One of the mysteries of the English language finally explained.
A powdery metallic oxide formed when an ore or mineral has been heated.
- ‘The calx combines with a flux containing phlogiston-rich materials.’
- ‘Boyle knew the tin gained weight as the calx was formed.’
- ‘Other common names by which the compound is known include burnt lime, unslaked lime, fluxing lime, and calx.’
- ‘The reason a metal formed when its calx was heated with charcoal was therefore because the phlogiston left the charcoal and united with the calx.’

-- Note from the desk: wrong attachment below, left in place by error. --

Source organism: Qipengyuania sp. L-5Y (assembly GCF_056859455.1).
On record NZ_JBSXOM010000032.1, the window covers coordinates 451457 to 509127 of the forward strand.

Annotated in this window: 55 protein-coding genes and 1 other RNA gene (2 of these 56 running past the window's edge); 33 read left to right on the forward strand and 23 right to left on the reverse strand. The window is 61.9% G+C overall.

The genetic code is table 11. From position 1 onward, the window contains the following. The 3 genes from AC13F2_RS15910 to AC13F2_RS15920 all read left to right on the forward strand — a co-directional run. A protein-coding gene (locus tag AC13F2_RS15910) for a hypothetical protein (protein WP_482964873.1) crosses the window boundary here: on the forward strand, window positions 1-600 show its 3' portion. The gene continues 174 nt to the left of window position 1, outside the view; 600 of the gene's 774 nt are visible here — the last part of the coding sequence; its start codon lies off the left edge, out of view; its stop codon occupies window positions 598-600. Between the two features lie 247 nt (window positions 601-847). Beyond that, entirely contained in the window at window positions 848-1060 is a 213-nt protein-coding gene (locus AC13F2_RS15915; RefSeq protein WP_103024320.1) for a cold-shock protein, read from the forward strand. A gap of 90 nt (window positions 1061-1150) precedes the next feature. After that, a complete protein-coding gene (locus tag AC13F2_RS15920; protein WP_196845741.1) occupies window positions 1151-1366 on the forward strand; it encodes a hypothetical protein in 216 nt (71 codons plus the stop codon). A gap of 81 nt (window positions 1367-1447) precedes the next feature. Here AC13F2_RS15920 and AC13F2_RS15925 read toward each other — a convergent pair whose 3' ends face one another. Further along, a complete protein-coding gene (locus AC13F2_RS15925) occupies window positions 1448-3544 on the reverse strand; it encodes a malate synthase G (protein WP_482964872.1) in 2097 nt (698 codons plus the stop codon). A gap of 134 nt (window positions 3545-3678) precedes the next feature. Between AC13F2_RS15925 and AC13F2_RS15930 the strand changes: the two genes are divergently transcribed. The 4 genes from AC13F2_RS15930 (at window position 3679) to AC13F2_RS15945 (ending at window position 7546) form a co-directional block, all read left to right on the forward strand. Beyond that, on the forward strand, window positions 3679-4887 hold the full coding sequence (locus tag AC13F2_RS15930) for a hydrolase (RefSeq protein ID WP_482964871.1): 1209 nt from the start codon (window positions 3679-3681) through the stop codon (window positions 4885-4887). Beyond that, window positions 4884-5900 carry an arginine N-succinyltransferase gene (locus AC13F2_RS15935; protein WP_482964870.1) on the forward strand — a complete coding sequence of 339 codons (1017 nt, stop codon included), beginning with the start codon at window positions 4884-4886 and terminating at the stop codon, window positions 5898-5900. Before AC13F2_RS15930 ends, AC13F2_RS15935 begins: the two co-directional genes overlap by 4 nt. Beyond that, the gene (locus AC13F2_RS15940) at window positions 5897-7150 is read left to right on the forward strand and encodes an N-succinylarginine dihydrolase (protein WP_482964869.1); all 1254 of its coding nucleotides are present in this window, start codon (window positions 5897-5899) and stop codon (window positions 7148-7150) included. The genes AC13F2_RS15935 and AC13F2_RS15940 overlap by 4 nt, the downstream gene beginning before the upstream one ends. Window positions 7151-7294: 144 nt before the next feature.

- ‘Then a French pharmacist named Pierre Bayen pointed out to Lavoisier that calx of mercury, which we would now call mercuric oxide, can be converted to mercury simply by heating.’
Late Middle English: from Latin, ‘lime’, probably from Greek khalix ‘pebble, limestone’.
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